Running Wood Between Bit and Fence...? - Router Forums
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post #1 of 42 (permalink) Old 12-05-2012, 06:16 PM Thread Starter
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Default Running Wood Between Bit and Fence...?

I am facing a piece of molding and find that there won't be enough flat wood to run the wood on the outside of the bit. It seems that if I run the wood in the opposite direction I should be able to run it between the bit and the fence...

Should/shouldn't I...? Precautions...? Other ideas...?

Thanks in advance...Nick
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post #2 of 42 (permalink) Old 12-05-2012, 06:38 PM
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Check out this thread, Nick. That same question was just brought up! Short answer, DON'T DO IT!!

http://www.routerforums.com/table-mo...8700-safe.html
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post #3 of 42 (permalink) Old 12-05-2012, 06:48 PM
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Nick, the wood will be the same size on either side of the bit so why do you feel this would make a difference? The answer is NO, you never trap the wood between the bit and the fence for an edge cut unless you want to test your health insurance.

Some more information is needed before we can suggest an alternate method.

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post #4 of 42 (permalink) Old 12-05-2012, 07:40 PM
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Originally Posted by Nickp View Post
I am facing a piece of molding and find that there won't be enough flat wood to run the wood on the outside of the bit. It seems that if I run the wood in the opposite direction I should be able to run it between the bit and the fence...

Should/shouldn't I...? Precautions...? Other ideas...?

Thanks in advance...Nick
Attach it to a manageable sized piece that's taller than it with double sided carpet tape, stick another piece of scrap atop the backing piece which will ride along the fence, and run it through normally.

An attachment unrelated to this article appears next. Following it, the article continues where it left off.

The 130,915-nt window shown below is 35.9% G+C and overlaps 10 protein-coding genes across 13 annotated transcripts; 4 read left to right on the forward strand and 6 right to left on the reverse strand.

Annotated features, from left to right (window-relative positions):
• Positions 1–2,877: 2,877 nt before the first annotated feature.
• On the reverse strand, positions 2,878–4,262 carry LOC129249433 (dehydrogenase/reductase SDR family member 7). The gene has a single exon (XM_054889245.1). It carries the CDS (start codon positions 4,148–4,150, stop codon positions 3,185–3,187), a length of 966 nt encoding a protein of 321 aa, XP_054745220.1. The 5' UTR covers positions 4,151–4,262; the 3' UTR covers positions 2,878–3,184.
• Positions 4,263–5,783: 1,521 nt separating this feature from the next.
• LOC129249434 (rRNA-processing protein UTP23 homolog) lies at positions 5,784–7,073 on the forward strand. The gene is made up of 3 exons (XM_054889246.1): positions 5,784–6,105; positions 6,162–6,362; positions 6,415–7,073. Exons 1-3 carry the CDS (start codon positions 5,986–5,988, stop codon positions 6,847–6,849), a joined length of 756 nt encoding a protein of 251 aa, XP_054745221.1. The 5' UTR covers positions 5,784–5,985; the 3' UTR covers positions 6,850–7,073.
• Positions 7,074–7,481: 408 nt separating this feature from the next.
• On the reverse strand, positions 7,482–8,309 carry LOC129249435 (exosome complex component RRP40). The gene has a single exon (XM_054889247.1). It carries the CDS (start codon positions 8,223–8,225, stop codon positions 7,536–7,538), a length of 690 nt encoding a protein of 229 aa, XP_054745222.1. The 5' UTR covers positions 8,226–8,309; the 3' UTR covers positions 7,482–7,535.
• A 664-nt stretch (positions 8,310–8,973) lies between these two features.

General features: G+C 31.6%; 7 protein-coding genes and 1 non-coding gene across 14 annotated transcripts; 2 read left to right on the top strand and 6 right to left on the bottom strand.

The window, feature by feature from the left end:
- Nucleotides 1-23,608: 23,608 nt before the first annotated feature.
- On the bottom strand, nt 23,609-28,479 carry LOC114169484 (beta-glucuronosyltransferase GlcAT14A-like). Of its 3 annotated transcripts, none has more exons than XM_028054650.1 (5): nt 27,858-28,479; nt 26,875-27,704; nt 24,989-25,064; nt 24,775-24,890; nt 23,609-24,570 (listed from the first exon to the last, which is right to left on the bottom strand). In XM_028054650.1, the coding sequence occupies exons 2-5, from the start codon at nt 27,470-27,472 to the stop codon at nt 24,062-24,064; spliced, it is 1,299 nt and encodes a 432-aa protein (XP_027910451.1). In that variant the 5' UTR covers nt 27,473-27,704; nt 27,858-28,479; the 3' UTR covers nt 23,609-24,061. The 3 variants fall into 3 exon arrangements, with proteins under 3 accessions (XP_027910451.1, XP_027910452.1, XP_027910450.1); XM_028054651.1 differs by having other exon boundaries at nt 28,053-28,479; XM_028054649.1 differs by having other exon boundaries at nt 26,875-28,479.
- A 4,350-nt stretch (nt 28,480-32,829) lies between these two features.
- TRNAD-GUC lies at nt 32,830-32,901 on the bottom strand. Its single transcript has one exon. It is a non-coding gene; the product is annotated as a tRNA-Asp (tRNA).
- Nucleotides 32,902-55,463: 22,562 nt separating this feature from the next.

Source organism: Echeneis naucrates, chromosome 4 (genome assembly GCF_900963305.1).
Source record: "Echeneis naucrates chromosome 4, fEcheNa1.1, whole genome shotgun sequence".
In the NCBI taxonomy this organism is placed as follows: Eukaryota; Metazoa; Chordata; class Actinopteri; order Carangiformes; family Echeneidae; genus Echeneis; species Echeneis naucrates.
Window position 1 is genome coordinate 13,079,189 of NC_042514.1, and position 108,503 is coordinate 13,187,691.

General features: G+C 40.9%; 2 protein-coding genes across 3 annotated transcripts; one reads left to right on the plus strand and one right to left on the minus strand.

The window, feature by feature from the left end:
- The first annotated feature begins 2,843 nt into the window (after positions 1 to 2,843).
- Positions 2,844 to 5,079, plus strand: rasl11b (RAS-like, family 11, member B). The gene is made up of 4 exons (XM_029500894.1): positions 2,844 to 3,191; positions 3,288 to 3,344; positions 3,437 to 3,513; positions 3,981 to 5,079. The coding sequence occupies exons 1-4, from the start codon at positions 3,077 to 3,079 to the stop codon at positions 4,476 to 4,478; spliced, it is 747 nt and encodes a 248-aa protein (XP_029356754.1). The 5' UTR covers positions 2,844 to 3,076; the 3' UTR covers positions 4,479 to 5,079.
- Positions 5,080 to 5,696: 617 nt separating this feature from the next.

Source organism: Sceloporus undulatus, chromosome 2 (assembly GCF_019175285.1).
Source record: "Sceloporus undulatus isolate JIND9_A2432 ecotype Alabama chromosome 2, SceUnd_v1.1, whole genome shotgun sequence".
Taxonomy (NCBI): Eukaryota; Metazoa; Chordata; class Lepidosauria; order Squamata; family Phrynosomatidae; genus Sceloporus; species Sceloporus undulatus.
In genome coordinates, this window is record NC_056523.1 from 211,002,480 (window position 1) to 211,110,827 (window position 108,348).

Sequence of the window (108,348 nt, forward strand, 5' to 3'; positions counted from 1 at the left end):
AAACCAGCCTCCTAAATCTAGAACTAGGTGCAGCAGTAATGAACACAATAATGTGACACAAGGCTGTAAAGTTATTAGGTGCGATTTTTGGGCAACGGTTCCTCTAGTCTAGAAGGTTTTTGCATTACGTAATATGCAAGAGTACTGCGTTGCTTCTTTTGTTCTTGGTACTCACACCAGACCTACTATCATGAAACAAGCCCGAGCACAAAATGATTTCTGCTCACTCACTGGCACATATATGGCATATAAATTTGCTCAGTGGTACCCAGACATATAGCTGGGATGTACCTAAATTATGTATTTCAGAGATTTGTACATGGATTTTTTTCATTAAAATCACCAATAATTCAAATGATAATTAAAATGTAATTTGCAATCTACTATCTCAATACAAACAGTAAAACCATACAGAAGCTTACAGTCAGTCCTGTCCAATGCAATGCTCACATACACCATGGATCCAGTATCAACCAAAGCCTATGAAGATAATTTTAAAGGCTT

Last edited by Drew Eckhardt; 12-05-2012 at 08:05 PM.
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post #5 of 42 (permalink) Old 12-05-2012, 07:45 PM
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If you have a drill press, you could hook up one of these and run it between a fence and the drum.

That would be similar to your router based solution, but less likely to kill someone should things go awry.

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post #6 of 42 (permalink) Old 12-05-2012, 08:10 PM
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Quote:
Originally Posted by Nickp View Post
I am facing a piece of molding and find that there won't be enough flat wood to run the wood on the outside of the bit. It seems that if I run the wood in the opposite direction I should be able to run it between the bit and the fence...

Should/shouldn't I...? Precautions...? Other ideas...?

Thanks in advance...Nick
Picture here may help. Don't quite understand "enough flat wood".
Short answer is no, need more info to find the right answer.

John Schaben

The problem with experience is I usually get it immediately after I need it.
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post #7 of 42 (permalink) Old 12-05-2012, 10:26 PM
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I am making a guess that there are no flats left at the edges. It's better, if you can, to leave a little bit of flat at the edges and cut them off after.

Someone I consider a master woodworker once told me that a master woodworker is not someone who never makes mistakes. He is someone who is able to cover them up so that no one can tell.
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post #8 of 42 (permalink) Old 12-06-2012, 07:41 AM
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"Ditto" to everything that has been said - I have always said that the smartest man is the man that knows what he does not know?
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post #9 of 42 (permalink) Old 12-06-2012, 08:54 AM Thread Starter
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Lesson learned...thank you all for sharing your wisdom...and the additional thread info...especially for a better way to do it. Using another piece of wood to give the needed surface area will work...obvious value to ask before do...thank you...
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post #10 of 42 (permalink) Old 12-06-2012, 08:59 AM Thread Starter
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"Ditto" to everything that has been said - I have always said that the smartest man is the man that knows what he does not know?
Looks like my "don't know" list is longer than I thought...thank you...
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